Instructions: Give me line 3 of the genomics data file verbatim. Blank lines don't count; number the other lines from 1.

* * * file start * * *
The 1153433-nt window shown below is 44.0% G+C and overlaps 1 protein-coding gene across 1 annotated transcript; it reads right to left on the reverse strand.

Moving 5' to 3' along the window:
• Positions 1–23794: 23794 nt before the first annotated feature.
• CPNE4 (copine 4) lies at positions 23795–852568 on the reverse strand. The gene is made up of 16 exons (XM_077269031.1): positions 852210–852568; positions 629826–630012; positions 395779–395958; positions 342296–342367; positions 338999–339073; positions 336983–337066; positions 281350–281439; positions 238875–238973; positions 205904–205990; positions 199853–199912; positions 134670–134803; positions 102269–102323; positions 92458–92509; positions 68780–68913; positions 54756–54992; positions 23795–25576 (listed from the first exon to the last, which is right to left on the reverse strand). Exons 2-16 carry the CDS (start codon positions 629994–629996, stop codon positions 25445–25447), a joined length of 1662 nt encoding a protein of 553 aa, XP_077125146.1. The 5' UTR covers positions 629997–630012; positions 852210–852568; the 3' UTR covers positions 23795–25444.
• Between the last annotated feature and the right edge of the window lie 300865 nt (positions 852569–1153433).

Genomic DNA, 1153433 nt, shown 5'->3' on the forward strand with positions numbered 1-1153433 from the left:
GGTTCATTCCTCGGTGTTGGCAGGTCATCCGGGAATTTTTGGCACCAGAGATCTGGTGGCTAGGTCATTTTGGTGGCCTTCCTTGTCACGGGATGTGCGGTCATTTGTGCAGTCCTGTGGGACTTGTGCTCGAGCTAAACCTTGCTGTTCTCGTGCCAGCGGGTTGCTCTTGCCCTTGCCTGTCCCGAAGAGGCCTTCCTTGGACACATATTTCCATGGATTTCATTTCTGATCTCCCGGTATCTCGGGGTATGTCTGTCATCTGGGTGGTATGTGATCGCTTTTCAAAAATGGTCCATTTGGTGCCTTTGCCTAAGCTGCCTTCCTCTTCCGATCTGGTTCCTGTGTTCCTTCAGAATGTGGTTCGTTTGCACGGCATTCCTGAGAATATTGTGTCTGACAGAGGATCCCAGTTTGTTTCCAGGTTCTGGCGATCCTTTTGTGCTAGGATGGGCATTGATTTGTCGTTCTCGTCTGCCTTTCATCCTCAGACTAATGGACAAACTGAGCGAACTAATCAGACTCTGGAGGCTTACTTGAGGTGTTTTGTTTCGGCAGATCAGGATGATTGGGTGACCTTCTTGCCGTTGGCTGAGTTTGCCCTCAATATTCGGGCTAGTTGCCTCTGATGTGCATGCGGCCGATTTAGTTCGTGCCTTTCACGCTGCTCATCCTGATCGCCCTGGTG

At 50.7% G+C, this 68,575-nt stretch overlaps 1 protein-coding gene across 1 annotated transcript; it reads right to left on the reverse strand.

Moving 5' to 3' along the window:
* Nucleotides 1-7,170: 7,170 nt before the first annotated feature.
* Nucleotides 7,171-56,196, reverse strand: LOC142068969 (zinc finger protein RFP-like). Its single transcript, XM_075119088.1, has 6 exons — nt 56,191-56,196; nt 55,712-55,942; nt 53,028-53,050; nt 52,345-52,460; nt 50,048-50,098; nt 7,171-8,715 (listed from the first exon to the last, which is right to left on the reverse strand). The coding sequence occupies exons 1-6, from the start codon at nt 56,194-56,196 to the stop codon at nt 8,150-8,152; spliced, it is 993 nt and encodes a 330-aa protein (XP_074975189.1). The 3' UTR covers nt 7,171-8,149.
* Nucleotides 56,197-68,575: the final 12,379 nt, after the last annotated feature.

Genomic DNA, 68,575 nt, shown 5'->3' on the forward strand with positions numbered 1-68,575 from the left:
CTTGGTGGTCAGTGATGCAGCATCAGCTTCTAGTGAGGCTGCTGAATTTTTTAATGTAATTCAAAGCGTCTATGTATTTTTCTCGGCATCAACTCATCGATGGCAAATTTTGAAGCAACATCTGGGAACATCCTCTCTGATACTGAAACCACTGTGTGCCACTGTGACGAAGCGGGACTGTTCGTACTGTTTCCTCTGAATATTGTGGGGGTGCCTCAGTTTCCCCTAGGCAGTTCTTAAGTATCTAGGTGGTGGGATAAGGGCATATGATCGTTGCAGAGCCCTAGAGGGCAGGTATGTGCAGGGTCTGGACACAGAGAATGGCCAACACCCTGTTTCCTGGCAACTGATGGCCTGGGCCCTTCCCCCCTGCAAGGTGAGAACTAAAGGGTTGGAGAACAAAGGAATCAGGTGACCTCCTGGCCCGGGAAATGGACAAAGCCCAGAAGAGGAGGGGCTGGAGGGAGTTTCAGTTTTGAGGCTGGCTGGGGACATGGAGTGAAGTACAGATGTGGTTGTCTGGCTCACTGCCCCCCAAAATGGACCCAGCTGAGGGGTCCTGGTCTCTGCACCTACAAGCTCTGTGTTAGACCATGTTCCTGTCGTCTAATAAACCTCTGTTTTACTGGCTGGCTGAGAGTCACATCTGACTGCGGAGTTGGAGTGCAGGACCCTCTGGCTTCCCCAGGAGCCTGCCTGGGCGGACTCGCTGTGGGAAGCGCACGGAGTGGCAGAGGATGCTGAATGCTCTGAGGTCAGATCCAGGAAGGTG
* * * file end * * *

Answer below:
• Positions 1–23794: 23794 nt before the first annotated feature.